May, 14 2008

Len Gould says

Jeff: "the EPA made is so that if you so much as paint a door of a refinery, that counts as an "upgrade" so now the entire refinery has to be retrofitted to meet newer air quality and other standards. "

Completely agree with your position on that. "Grandfathering in" old polluting industry like refineries and coal generators until they do a "major upgrade" is stupid, and should never happen again. From now on, industrial site found to be polluting their surroundings should simply be given a short deadline to fix it, or be put down immediately without compensation.

May, 14 2008

Len Gould says

SuperTramp: The Logical Song (Breakfast in America album, 1979) "Watch what you say, they'll be calling you a radical, a liberal, fanatical criminal"

May, 14 2008

Jeff Presley says

Len, Yup, old polluting industries like bread plants, which have to meet new stringent air quality standards that have put hundreds of them out of business. You know, that wonderful smell when Grandma is baking bread? Watch out, the EPA says it's illegal. Fanatical comes to mind, along with other words not germane to a public forum.

May, 15 2008

Todd McKissick says

Jim, So if what you're saying is correct, and Jeff somewhat supports it as well, then in roughly 6 months we're almost guaranteed to see the price of gas rise equal to the latest rise in oil? On a percentage basis, that would be (using my supplied numbers) $5.94 - $6.46 / gal with oil the same. Holy cow.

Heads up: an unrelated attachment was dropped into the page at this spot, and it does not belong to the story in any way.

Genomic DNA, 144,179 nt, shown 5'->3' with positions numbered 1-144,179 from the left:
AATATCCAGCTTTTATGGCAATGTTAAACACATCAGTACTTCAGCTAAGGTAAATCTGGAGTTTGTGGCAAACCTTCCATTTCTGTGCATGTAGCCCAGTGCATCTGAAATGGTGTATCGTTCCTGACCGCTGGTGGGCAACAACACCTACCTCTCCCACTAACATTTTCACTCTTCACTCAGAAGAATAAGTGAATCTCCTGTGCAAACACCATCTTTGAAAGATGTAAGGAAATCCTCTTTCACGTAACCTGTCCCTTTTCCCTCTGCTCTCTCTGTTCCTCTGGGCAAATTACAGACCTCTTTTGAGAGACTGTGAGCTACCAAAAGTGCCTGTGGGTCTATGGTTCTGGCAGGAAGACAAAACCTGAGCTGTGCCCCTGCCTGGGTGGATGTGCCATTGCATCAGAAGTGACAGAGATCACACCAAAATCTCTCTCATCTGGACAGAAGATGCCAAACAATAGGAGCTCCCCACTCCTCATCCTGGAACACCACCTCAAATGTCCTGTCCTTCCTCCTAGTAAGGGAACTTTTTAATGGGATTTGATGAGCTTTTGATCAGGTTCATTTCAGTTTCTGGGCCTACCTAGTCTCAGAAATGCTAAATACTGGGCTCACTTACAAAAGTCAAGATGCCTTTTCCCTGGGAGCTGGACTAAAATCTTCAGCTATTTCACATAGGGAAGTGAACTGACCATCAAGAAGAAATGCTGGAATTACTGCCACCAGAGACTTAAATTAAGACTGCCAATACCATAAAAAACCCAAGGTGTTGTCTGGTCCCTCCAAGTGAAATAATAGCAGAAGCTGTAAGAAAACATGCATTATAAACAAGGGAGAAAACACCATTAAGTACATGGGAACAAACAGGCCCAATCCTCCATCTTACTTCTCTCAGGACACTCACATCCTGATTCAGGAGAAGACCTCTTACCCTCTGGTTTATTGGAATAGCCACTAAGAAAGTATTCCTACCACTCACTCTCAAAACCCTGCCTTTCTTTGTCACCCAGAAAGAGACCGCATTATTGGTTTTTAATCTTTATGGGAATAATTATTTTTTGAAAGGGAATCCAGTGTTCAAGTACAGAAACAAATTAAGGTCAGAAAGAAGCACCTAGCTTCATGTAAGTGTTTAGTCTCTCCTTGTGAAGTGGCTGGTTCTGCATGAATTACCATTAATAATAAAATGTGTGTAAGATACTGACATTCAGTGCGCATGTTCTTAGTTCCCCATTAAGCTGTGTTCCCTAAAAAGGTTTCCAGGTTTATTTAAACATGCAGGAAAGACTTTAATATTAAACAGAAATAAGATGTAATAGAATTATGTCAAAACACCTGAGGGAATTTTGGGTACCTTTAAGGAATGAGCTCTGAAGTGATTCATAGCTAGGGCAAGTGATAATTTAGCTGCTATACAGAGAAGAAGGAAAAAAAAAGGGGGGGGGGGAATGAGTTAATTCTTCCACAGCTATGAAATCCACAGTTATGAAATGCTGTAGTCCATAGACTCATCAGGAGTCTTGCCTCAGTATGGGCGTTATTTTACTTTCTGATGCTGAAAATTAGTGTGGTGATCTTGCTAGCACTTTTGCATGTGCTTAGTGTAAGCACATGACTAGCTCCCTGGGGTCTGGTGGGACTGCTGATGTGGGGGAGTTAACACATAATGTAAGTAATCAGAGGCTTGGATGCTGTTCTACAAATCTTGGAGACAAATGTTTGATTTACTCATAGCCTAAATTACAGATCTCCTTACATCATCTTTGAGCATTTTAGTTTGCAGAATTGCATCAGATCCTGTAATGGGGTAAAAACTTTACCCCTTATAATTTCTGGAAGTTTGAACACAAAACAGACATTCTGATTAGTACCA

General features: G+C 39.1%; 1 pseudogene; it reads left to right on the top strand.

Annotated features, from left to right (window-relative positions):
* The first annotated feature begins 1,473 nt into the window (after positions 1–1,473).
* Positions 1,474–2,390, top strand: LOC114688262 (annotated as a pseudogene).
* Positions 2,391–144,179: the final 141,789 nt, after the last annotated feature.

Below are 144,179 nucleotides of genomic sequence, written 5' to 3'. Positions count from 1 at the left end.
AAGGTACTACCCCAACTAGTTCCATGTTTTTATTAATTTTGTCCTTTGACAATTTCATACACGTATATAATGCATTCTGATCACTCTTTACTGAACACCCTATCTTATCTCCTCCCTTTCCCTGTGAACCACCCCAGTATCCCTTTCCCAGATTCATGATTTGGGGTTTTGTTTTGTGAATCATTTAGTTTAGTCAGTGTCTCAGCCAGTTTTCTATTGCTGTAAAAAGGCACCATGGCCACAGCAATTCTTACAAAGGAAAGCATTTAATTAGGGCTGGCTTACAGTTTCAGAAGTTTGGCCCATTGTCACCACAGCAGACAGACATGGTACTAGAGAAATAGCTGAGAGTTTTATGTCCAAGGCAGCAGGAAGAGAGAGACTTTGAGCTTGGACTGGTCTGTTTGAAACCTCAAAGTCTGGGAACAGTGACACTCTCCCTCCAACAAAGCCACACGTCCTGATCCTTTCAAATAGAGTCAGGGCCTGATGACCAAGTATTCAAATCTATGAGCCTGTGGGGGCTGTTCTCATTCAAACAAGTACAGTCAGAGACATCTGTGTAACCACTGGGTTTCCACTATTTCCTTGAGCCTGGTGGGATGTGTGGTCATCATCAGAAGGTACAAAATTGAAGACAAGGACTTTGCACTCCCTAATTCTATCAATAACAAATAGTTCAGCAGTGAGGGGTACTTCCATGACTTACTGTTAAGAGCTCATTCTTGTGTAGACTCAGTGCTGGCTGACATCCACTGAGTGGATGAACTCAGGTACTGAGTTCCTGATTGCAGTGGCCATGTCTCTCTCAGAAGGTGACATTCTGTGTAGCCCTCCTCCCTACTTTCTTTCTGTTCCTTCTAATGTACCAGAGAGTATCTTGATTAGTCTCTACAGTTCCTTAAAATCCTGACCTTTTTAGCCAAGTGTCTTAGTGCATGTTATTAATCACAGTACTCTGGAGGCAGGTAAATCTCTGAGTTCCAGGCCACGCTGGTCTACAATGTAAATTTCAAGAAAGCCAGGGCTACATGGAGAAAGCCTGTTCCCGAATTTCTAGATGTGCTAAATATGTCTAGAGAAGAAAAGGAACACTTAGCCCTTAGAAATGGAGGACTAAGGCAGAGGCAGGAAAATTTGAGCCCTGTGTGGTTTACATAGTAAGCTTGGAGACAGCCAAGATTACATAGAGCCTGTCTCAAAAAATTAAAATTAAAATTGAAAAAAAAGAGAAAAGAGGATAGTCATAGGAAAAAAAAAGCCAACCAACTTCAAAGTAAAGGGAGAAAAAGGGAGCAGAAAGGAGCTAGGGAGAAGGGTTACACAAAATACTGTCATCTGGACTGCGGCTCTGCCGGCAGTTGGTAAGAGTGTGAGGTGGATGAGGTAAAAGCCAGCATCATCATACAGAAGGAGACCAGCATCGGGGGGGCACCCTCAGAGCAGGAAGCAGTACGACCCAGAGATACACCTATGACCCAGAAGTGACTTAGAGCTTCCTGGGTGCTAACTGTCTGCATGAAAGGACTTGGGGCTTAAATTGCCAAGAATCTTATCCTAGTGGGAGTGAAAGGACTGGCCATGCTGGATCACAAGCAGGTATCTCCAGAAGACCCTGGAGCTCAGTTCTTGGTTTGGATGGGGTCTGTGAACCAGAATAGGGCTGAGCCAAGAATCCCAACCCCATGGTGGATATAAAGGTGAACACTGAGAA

How much extra trading rise does everyone think there is due to instability (war, terrorist acts) in the Mideast? If that settles down, could they drop whatever increase was caused by that?

Jeff, If the good stuff went up 1600%, wouldn't that mean the cheap stuff goes up a 'somewhat' similar %? What percentage of gasoline's price is made up from raw oil's cost?

May, 15 2008

Jeff Presley says

Todd, the price of WTI hasn't quite gone up 1600% since '98, but the price the Russians get for THEIRS has. Different starting points. Valero is still working through contracts with Venezuela that might be around $40/bbl, nasty heavy stuff no one else wants or can handle, but with proper mixtures and tweaking turns into the same gasoline we all buy. The refineries' margins are being squeezed as their costs go up, but we'll never quite know except through careful analysis of 10Q's and other reports just what the weighted average costs are for that feedstock. It ain't all WTI and it ain't all sludge either.

I've heard that the instability (war, terrorism etc.) premium built into the oil price is 20%. Add in another 40% for the declining value of the dollar and the rest is due to supply and demand factors. Now if EVERYONE would just stop driving, the price would start coming down, but EVERYONE has different ideas on that. Personally I only drive about 5,000 miles per year, so it doesn't affect me that much. But I like walking, apparently others don't.

May, 15 2008

Len Gould says

Todd: I've seen decent guesses that trading / uncertainty is "likely" adding about $20/bbl to the price of crude, not terrible at these prices. Also, I've "sort of" figured out empirically that 1 litre of gasoline retails (in Canada) for about 1/100th the market price of a bbl of crude. $125 crude gets us $1.25 retail / litre. 3.8 litres / US gal., US retail prices about 3/4 of Canada due to taxes. Your mileage may vary.

May, 16 2008

Bohdan Buchjynsky says